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back to index backASIAtalk June,  2005

U.S. – Japan Social Security Agreement

The U.S. – Japan Social Security Agreement was concluded on February 19, 2004 and is scheduled to enter into force in the fall 2005. The Social Security Agreement will eliminate dual social security taxation, as well as make it possible for residents of the US and Japan to qualify for social security benefits based on their combined credits from having worked in both countries during their careers.

In the past, lack of a social security agreement between the U.S. and Japan has resulted in a dual social security liability for expatriate workers. This occurred because both the U.S. and Japanese social security systems include extra-territorial provisions that continue to subject the earnings of their citizens or residents employed overseas to social security tax. This has been especially costly for Japanese employers offering tax equalization programs since social insurance payments continue to be made in Japan on behalf of Japanese assignees (to maintain an uninterrupted payment history) while also making the required contributions under the U.S. social security system.

On the other hand, contributions to Japan's social insurance system are rarely made on behalf of U.S. expatriates by their U.S. employers. The reason this occurs is, despite the social insurance liability that arises from expatriates working in Japan, most U.S. assignees are not paid through a Japanese payroll system (rather, U.S. assignees generally continue to be paid through their employer's U.S. payroll system) and no other mechanism exists for making the payments. As a result, no social insurance contributions are generally made on behalf of U.S. assignees.

The U.S. – Japan Social Security Agreement is intended to resolve this dual social security burden for the Japanese assignee, and effectively legitimize the current practice of non-payment for the U.S. assignee, by way of the General Territorial Rule” and the Temporary Expatriation Rule.”

Under the general territorial rule, expatriates would contribute to the social security system of their host” country during their assignment. To apply the general territorial rule, it will be necessary to apply for an exemption from the social security system of the home” country by obtaining a Coverage Letter” from the host country social security administration. For example, a U.S. expatriate assigned to Japan under the general territorial rule would be required to obtain a coverage letter from Japan's social insurance office, which, in the event of an audit, would be submitted to the U.S. Social Security Administration as proof of coverage under the Japan's social insurance system during the assignment period.

Under the temporary expatriation rule an expatriate on assignment for a term of five years or less would be exempt from contributing to the social insurance system of the host country as long as he continued to contribute to the social security system of his home country.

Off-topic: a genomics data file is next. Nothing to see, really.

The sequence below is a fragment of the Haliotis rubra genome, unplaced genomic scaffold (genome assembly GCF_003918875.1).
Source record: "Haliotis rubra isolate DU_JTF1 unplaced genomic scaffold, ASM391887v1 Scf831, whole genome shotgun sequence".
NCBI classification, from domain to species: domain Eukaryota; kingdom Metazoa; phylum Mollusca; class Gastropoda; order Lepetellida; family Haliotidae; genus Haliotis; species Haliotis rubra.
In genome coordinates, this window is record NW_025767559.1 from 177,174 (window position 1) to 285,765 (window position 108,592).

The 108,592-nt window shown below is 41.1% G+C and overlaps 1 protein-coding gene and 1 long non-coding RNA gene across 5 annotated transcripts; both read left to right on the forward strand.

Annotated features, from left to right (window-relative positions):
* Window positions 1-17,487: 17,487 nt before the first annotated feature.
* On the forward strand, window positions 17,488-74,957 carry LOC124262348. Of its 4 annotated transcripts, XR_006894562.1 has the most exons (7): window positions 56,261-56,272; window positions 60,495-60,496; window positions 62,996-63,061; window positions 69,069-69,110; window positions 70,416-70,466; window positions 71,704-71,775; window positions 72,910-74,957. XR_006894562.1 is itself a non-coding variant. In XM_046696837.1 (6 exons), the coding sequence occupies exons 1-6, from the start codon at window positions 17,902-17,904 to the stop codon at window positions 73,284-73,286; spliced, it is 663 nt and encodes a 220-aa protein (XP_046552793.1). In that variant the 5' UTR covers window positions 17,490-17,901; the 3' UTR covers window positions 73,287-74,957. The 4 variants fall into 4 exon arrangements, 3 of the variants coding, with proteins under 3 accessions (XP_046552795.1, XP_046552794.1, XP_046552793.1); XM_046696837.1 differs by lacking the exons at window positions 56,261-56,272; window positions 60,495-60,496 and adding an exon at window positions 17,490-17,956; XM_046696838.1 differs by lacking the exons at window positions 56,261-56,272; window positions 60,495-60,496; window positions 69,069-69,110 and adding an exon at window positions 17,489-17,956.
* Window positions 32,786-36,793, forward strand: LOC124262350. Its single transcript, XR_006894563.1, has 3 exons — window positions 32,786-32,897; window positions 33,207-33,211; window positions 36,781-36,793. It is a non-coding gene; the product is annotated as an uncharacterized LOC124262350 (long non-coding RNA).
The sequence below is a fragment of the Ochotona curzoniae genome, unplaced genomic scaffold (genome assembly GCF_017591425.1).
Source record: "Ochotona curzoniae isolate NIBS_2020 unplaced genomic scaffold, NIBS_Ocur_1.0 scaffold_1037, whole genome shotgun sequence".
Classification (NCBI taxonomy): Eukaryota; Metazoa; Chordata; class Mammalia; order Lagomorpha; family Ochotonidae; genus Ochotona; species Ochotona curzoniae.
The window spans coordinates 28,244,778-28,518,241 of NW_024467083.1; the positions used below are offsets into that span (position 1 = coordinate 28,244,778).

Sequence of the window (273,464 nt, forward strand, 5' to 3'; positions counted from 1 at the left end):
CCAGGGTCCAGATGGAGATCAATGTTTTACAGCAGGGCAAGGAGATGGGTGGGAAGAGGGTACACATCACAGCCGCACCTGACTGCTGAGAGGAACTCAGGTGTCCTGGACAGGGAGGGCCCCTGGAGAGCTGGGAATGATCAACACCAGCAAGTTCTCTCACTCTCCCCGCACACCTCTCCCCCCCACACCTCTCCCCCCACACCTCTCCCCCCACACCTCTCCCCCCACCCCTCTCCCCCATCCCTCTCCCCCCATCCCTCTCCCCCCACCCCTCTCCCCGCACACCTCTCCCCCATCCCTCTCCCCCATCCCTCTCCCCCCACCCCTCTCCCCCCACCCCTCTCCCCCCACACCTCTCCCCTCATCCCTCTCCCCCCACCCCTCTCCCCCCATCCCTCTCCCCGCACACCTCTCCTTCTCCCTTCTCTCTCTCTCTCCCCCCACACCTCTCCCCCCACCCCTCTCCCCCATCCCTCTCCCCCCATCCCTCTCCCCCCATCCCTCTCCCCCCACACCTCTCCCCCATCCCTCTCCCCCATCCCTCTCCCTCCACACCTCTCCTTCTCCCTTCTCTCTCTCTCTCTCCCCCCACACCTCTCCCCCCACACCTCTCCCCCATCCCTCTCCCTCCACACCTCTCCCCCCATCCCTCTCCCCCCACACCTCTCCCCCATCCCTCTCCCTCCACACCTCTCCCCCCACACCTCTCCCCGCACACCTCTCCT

To apply thetemporary expatriation rule, it will be necessary to receive a Certificate of Continuing Coverage” from the expatriate's home country. Because social security tax will not be withheld in the host country, the company should keep the Certificate of Continuing Coverage in the host country. Therefore, for a U.S. expatriate working in Japan who continues to be covered under the U.S. Social Security program under the temporary expatriation rule, the employer should keep the Certificate of Continuing Coverage in Japan.

In addition to eliminating the dual social security tax burden, the U.S. – Japan Social Security Agreement will also protect benefit eligibility for workers who have divided their careers between the U.S. and Japan. Generally speaking, a person's benefits would be determined by crediting a worker's time spent contributing to either system while employed. Therefore, a U.S. expatriate that did contribute to the Japanese social insurance system while he was employed, and earned twenty-five years of coverage under both systems may be eligible to receive benefits from both countries. Alternatively, Japan may refund a portion of the premium paid in circumstances where a foreign national returns to his home country prior to receiving any social security benefit from Japan.

The amount of any such refund would depend upon the length of time a person was covered under the Japanese social security system and the amount of premiums contributed. Similarly, a Japanese assignee meeting certain work and contribution requirements set by the U.S. Social Security Administration could likewise qualify for benefits under the U.S. social security system in addition to any benefits received from Japan.

Source: Deloitte -

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